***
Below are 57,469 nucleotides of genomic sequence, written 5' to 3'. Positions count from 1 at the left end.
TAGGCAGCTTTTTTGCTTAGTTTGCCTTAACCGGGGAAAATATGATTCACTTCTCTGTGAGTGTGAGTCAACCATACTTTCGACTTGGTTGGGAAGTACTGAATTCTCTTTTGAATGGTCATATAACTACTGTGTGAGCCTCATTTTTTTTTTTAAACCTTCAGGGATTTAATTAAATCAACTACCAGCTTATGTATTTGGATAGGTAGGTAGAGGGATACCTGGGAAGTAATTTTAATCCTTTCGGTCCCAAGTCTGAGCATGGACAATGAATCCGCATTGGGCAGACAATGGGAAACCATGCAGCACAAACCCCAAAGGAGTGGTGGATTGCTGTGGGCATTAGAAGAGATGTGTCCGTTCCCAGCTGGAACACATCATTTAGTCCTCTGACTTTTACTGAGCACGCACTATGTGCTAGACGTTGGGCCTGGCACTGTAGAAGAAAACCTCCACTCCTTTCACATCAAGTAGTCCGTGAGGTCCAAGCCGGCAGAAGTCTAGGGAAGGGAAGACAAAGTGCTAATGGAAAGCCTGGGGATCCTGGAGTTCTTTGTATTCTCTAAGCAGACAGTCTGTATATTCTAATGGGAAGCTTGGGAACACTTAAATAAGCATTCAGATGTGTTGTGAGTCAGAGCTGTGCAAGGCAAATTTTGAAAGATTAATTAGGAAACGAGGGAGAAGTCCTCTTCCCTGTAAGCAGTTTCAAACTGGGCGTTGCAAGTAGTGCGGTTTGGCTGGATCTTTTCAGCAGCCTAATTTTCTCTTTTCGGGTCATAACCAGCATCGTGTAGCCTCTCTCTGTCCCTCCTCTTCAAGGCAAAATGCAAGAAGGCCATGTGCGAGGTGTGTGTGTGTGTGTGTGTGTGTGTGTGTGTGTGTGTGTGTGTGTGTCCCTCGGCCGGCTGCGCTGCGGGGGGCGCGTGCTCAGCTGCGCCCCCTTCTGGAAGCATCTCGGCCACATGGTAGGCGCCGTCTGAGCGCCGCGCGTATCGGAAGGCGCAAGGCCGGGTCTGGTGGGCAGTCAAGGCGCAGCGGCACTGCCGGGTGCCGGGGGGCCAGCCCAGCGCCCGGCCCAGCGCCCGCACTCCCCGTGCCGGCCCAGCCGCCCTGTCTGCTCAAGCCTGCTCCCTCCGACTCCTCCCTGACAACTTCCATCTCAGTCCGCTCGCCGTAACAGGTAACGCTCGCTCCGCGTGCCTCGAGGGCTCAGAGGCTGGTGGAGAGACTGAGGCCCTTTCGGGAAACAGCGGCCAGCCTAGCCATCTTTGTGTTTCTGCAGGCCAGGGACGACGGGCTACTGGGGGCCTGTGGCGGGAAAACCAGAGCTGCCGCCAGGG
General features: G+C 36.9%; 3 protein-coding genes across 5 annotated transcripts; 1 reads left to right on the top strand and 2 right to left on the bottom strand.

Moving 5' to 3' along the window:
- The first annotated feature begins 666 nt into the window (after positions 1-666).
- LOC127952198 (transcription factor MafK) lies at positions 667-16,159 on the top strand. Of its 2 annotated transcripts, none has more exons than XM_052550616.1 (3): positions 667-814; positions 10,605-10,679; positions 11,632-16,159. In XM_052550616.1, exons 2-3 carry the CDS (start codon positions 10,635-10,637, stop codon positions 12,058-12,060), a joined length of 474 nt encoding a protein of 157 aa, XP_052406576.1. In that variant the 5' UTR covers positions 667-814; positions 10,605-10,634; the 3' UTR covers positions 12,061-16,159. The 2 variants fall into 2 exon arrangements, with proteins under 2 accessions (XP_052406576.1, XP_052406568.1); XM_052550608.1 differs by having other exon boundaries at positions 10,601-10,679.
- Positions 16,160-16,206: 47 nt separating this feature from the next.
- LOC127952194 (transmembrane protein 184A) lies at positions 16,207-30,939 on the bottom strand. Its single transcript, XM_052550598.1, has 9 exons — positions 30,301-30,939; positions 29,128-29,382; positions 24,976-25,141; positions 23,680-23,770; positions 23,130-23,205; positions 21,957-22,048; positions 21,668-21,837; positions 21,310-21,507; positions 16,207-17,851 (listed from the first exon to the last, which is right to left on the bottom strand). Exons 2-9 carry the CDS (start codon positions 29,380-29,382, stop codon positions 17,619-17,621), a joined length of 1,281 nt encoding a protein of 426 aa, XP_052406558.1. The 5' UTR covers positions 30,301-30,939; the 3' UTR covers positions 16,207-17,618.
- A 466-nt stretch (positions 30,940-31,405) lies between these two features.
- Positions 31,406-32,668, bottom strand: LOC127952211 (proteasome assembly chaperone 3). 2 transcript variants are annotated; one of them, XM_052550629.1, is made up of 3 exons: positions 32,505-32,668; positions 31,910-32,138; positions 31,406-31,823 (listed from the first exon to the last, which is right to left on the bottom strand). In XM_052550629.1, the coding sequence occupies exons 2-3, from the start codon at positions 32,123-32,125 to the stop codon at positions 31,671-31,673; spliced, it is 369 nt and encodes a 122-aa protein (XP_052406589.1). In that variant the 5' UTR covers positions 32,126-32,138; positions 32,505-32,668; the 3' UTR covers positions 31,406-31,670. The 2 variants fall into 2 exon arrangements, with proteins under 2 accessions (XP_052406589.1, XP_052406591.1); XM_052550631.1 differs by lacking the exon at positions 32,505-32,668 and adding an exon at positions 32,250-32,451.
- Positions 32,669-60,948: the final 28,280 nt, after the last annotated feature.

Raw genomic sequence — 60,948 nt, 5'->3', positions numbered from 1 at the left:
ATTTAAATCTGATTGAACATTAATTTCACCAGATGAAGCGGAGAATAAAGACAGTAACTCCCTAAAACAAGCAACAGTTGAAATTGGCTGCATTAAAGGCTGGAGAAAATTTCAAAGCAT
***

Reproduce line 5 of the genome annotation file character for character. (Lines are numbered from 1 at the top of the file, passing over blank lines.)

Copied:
- The first annotated feature begins 666 nt into the window (after positions 1-666).